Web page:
I Eat My Pain

 

In Jackie Summers’ experience, people are always telling you to “just get over it” when it comes to emotional pain. They rarely, as Jackie does here, tell you how. 

 

There are three schools in the art of transformation.

In the first school a man is walking along his path when he encounters a poisonous plant. He considers the damage the plant might inflict on him, turns around, and returns from whence he came.

In the second school the poisonous plant obstructs the path of another. He reflects on the potential harm it could cause and decides to detour. He goes around the plant and circumvents danger.

In the third school, advancement on the path is once again impeded by the poisonous plant. The man whose progress this plant impedes, contemplates his options, and makes a different kind of decision. He sits before this venomous vegetation, and removes from his satchel, a knife, a fork, and a napkin. Carefully, he cuts the plant into tiny morsels and begins to ingest it. He allows himself to become one with the essence of the plant and the poison. The poison is no longer poisonous to him because it is now a part of him. They are one and the same: good and bad together, no longer in disharmony.

This ancient Yantra was shared with me years ago, and resonated instantly. The tertiary path is typically the choice I make, but I was never able to properly articulate why. Then one night, my good friend Insomnia stopped by for one of her frequent nocturnal visits and found me channel surfing. Together we watched one of my favorite movies of all time.

Those of you familiar with The Princess Bride know it to be “a classic fairy tale, replete with swordplay, giants, an evil prince, a pirate, a beautiful princess, and yes, some kissing.” For the uninitiated, it is a tale of true love.

The Hero demonstrates his perspicacity of the above Yantra when he challenges “the Sicilian” to a battle of wits. The game is simple: one bottle of wine, two cups, and a deadly poison. The Hero pours both wine and poison, and sets goblets before them. The Sicilian is asked to chose a cup: whoever survives, wins.

After a dizzying display of intellect, and some trickery, The Sicilian chooses. They drink, and the villain launches into a victory gloat. Mid-diatribe, he keels over dead. When Princess Buttercup asks how her savior bested the fiend, our Hero admits to some deception of his own: he’d poisoned both goblets. He, however, was unaffected by the poison because he’d spent years building up an immunity to it.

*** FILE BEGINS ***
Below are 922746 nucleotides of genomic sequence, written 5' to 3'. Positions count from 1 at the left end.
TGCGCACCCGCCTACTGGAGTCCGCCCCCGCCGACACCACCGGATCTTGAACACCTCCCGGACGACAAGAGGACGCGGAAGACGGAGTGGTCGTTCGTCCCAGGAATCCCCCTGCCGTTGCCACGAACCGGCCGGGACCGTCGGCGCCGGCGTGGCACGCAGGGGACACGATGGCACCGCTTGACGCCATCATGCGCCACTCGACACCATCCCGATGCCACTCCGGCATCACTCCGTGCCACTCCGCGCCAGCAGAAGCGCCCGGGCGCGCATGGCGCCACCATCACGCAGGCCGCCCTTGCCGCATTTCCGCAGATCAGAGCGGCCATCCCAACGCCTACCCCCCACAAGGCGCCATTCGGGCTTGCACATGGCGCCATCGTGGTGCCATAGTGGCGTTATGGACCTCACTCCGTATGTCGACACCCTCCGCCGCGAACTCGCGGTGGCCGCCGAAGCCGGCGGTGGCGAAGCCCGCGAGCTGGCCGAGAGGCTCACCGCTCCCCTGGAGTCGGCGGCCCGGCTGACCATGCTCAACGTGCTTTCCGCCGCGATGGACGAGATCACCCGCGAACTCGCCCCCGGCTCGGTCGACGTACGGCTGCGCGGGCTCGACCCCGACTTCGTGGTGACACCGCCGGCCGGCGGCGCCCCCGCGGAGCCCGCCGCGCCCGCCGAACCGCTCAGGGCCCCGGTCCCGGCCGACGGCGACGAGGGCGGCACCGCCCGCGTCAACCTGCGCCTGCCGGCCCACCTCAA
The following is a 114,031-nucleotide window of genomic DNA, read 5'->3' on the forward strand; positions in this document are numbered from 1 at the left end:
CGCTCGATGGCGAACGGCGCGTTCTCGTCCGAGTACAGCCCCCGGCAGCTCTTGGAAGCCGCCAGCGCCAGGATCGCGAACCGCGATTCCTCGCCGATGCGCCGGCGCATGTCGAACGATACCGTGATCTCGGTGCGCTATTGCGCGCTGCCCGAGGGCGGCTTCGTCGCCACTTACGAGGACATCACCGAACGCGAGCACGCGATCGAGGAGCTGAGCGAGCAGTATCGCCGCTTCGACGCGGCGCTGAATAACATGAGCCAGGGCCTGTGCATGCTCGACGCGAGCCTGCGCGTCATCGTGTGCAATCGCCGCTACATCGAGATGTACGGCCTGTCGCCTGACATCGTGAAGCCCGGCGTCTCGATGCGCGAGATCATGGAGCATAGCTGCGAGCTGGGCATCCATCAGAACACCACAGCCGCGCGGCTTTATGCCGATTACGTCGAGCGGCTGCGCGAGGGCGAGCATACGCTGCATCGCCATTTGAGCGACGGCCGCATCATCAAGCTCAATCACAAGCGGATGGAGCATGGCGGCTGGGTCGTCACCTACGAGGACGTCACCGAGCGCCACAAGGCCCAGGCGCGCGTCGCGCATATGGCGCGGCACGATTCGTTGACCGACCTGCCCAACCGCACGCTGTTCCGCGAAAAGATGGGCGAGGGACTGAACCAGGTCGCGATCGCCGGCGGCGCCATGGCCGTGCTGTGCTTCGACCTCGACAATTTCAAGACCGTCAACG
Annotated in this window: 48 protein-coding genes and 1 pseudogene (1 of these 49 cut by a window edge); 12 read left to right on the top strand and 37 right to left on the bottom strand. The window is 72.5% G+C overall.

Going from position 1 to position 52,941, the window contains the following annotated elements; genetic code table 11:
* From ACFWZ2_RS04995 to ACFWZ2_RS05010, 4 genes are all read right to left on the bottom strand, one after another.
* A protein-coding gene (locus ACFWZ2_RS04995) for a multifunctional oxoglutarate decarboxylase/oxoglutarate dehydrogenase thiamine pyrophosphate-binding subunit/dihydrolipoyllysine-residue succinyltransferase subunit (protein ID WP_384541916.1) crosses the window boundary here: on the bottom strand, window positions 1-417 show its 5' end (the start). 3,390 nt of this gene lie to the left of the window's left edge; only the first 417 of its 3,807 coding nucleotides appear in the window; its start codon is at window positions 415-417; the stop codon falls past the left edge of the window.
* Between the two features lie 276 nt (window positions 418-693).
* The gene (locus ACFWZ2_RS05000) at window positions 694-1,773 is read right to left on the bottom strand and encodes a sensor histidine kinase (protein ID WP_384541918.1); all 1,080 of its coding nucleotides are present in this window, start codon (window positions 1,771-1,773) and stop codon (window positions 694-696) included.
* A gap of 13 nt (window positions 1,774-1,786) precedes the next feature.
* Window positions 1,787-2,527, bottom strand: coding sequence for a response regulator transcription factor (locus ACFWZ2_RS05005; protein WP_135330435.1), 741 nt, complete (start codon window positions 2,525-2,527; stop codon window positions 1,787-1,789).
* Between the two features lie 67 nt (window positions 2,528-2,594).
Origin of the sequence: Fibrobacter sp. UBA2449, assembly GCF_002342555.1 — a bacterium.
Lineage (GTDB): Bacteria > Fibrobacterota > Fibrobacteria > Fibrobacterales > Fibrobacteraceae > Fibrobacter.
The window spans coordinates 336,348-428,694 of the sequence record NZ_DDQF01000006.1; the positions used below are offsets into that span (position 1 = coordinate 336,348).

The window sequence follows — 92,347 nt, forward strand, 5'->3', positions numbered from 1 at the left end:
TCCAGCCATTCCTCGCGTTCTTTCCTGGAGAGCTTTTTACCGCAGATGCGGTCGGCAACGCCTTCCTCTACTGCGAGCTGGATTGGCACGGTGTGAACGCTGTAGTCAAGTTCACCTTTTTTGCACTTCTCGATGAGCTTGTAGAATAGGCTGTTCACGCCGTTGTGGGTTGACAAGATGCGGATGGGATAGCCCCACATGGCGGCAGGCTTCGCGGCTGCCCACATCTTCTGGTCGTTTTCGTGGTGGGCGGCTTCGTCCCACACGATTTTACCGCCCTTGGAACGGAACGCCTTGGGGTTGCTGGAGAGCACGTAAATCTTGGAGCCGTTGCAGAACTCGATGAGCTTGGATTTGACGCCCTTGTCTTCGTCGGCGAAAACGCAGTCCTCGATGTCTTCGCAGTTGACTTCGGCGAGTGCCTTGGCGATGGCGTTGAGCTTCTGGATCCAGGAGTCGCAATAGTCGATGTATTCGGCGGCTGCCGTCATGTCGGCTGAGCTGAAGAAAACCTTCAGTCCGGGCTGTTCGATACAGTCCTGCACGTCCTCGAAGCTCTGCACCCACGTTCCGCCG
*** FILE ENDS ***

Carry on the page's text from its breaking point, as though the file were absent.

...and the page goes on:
This was a clarion call in my mind. The Hero confidently, consciously, deliberately imbibed poisoned wine, because to him it presented no danger. I harked back instantly to my Yantra; my third school of transformation.

It only took several drops of poison to kill the Sicilian. In order to build sufficient tolerance, the Hero must have imbued minuscule amounts of the toxin, suffering deathly ill-effects each time. Upon recovery, he would have had to subject himself to ever increasing amounts, over the course of years. Each time the effect of the poison would be less pronounced, as he developed a tolerance. As Sun Tzu taught, he “created invulnerability in himself.”

This has always been my approach to heartbreak.

Nietzsche’s oft repeated maxim “that which does not kill us makes us stronger” may be true, but it’s a damn shame what you can survive. While there’s veracity in the essence of his statement, that which does not kill you still hurts like fucking hell, and without proper care and attention may leave you subject to re-injury. The basic principle of inoculation, however, still applies: allow yourself a tiny dose of an antigen, and your immune system will produce antibodies.

Which is why when relationships end, I’ve learned to sit with my pain.

♦◊♦

When love ends, everyone will tell you things you already know. The initial sympathy will die down and eventually be replaced with “get over it” and “just move on,” but nobody can tell you how. As stated above, there are three schools in the art of transformation.

The first is letting yourself become jaded. It’s so easy to just give up, to lick the frosting off your pity cake, and choose to allow fear of being hurt again to deter you from the path of love. You’re transformed, into someone who’s lost hope.

The second is avoidance. You can try to bypass your pain, but avoiding anything keeps you vulnerable to it. Any issue you try to ignore is certain to resurface, and usually at a most inopportune time. You’re transformed into an accident waiting to happen.